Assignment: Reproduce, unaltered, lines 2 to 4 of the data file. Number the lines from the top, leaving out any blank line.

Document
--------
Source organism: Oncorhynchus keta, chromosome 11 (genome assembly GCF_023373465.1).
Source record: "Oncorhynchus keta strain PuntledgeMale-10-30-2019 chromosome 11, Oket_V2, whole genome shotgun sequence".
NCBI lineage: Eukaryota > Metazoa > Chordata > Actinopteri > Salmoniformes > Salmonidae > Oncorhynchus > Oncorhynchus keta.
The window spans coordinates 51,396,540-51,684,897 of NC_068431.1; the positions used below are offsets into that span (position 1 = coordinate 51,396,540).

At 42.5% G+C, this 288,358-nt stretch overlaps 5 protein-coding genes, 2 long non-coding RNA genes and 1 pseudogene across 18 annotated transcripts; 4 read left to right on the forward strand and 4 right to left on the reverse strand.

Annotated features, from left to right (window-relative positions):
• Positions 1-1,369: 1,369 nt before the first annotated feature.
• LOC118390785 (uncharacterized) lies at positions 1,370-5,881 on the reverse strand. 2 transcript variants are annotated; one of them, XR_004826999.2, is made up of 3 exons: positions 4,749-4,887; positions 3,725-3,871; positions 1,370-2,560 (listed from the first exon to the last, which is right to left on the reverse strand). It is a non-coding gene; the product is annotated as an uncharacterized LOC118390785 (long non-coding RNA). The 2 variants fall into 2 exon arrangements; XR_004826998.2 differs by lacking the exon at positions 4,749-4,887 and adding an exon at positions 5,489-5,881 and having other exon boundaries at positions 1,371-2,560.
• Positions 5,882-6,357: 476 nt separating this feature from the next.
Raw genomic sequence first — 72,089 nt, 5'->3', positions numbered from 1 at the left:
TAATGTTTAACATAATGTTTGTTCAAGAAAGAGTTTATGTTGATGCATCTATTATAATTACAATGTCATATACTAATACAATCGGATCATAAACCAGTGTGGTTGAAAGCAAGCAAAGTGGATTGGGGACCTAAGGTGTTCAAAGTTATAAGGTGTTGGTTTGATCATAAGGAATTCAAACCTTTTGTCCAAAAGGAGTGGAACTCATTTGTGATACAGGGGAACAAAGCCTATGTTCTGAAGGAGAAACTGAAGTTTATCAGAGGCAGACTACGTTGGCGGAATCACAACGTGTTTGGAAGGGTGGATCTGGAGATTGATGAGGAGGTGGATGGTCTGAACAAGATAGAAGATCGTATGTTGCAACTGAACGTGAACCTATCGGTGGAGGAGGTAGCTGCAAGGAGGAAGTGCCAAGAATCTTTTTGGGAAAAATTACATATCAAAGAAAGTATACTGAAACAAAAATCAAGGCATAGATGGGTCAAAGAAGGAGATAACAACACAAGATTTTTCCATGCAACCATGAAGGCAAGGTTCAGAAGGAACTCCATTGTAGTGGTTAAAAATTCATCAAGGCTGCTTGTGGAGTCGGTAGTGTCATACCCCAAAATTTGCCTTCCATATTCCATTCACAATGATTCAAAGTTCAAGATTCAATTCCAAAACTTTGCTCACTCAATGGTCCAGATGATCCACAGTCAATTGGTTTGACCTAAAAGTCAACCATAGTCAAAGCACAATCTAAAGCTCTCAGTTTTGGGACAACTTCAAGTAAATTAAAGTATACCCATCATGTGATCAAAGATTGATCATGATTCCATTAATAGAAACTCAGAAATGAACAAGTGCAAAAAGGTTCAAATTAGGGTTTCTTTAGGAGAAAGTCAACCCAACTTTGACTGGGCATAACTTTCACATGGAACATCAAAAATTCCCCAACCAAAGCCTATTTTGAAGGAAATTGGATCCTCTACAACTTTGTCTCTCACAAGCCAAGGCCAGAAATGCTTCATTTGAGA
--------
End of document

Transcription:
Source record: "Oncorhynchus keta strain PuntledgeMale-10-30-2019 chromosome 11, Oket_V2, whole genome shotgun sequence".
NCBI lineage: Eukaryota > Metazoa > Chordata > Actinopteri > Salmoniformes > Salmonidae > Oncorhynchus > Oncorhynchus keta.
The window spans coordinates 51,396,540-51,684,897 of NC_068431.1; the positions used below are offsets into that span (position 1 = coordinate 51,396,540).